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Screening the Afghanistan, Iraq Wars Back Home

There’s a scene in the new movie Savages where the “good guys,” artisanal pot growers Ben and Chon, organize some of Chon’s ex–Navy Seal friends to emplace IEDs in the road they know a group of nasties from the Baja cartel will take to a meeting. It was a strange moment for me, after seven embeds with American troops in Afghanistan—to be rooting for the IED-makers. It would be an even stranger moment for an ex–Navy Seal. Yet no one knows better than American officers who fought in Afghanistan or Iraq how much more fun it would be to be on the insurgents’ side.

These complexities were explored more entertainingly and with greater nuance in the 2009 movie Avatar, which may be the best expression on film yet of the counterinsurgent’s envy of the insurgent’s more glamorous, appealing side. But Savages points to a cost that the blue people never pay in Avatar—becoming degraded themselves by the necessities of the fight. As Oliver Stone engineers it, Ben and Chon can’t simply give up the business when the Baja thugs move in—they have no choice but to fight. And yet that fight does not improve them.

Along with Savages, The Dark Knight Rises is an example of the way in which our wars in Iraq and Afghanistan are being digested at home. The Dark Knight Rises is also impossible to imagine having been made in, say, 1999; it features hundreds of conventional bomb explosions in the heart of Gotham and Army troops in full battle rattle surrounding the city.

There’s nothing surprising in a country’s politics spilling over into its movies—and they tend to show up after a time lag that allows for events to thoroughly penetrate the national subconscious. The first film in Christopher Nolan’s trilogy, Batman Begins, hardly even felt post-9/11, though there is that moment near the end when Bruce Wayne vows to rebuild Wayne Manor, torched by the vaguely Central Asian “League of Shadows.” Christopher Nolan began work on Batman Begins in late 2003, when it was still possible to see Iraq as a success. There was no mayhem to bring home, no worry that the insurgency might be unstoppable. The Dark Knight, shot in 2007, at the peak of the Iraqi insurgency, featured Iraq-style explosions and heavy weapons battles on the streets of Gotham.

With more than 2 million veterans of Iraq and Afghanistan, moviemakers can assume a substantial audience that will recognize references to the military and perhaps welcome doing some digestion of their own in the guise of entertainment. Nothing in The Dark Knight Rises and Savages is likely to offend a veteran or a supporter of the two wars. Both take for granted a world view, perhaps that of the mainstream of the country: that our military are noble, though their mission may damage them; that riches are not the sign of wrongdoing or corruption; that capitalism is the source of great benefits but that it must be endlessly renewed and re-invigorated.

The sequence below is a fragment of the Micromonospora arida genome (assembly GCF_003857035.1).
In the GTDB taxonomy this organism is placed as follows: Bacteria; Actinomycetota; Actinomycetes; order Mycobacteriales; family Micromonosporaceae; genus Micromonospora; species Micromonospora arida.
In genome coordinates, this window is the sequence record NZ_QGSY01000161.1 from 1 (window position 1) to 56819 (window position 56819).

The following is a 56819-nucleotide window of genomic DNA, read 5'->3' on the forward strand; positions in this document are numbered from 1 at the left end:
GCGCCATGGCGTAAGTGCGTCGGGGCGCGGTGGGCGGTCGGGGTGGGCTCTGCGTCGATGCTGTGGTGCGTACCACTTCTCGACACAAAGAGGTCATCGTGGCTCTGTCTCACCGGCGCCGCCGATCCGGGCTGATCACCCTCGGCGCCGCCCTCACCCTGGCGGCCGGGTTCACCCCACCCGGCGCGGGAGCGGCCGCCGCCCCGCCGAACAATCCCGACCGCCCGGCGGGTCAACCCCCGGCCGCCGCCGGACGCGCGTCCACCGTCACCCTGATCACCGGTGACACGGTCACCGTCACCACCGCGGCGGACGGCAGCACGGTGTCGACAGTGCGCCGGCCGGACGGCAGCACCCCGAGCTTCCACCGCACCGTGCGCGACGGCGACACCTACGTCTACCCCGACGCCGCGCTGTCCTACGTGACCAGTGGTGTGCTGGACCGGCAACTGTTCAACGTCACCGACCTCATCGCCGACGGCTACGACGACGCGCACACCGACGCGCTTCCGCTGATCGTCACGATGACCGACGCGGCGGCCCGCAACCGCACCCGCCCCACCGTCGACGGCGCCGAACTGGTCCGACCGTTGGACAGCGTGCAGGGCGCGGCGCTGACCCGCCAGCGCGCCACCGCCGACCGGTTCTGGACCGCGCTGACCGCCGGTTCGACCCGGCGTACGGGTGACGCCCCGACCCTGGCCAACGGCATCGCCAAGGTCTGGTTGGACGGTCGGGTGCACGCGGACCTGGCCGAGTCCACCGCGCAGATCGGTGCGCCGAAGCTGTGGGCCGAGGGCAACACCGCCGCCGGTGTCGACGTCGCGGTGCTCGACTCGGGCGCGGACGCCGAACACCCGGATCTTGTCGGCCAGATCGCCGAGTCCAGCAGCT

The Dark Knight was widely assumed to be a pro-Bush movie. The novelist and screenwriter Andrew Klavan called it, in a famous op-ed in the Wall Street Journal, “a paean of praise to the fortitude and moral courage that has been shown by George W. Bush in this time of terror and war.” And The Dark Knight Rises continues what John Podhoretz aptly termed “a Classic Comics version of Edmund Burke,” with Batman defending order and property against an Occupy-like rabble.

But The Dark Knight Rises is set eight years after The Dark Knight, perhaps not coincidentally the term limit for American presidents (and, until Mayor Bloomberg changed it, for New York City mayors). Those have been years in which the cost of defending the free world against terrorism has weighed ever more heavily on the United States and American culture.

Set in a Gotham City where the crime epidemic of Batman Begins has been replaced with a 1990s-like materialistic opulence, the final film of the trilogy adds rue and disillusionment to its underlying idealism. It is more knowing than the two earlier movies about the ways in which fighting the kinds of wars we have been fighting erodes the distinctions between us and the bad guys. The explosions that rip across Gotham at one point in the film no longer have the shock value that street battles in Gotham had in The Dark Knight. Maybe they are even a “safe” way of preparing ourselves for the next attack on American soil.

The sunny, glossy Savages might seem the polar opposite of The Dark Knight Rises, but it tells something of the same dilemma. Through its simple-minded surfer girl narrator, the film seems to take a libertarian view in which marijuana dealers are just businessmen like any others, but criticism of marijuana and the drug business seeps in. The Baja cartel head herself points out that pot leads to problems with concentration. And as the movie evolves, we see the ex-Seals and Buddhists acting more and more like the cartel members.

And the toll of these years of war goes some way toward explaining the Aurora shooting at The Dark Knight Rises premiere. It may be that part of the reason for the increasing casualty count in mass shootings in the US is a deadening in sensibility that comes from a decade of reading about terrorist attacks that leave, say, fifty or sixty Iraqi civilians dead. How can an American civilian read that, day in and day out, without hardening himself to the implications? Fifty is the new twenty, and twenty is the new five. After all, if you are going to take an assault weapon to a hitherto safe place and shoot people, there’s the question of how many is enough to satisfy you.

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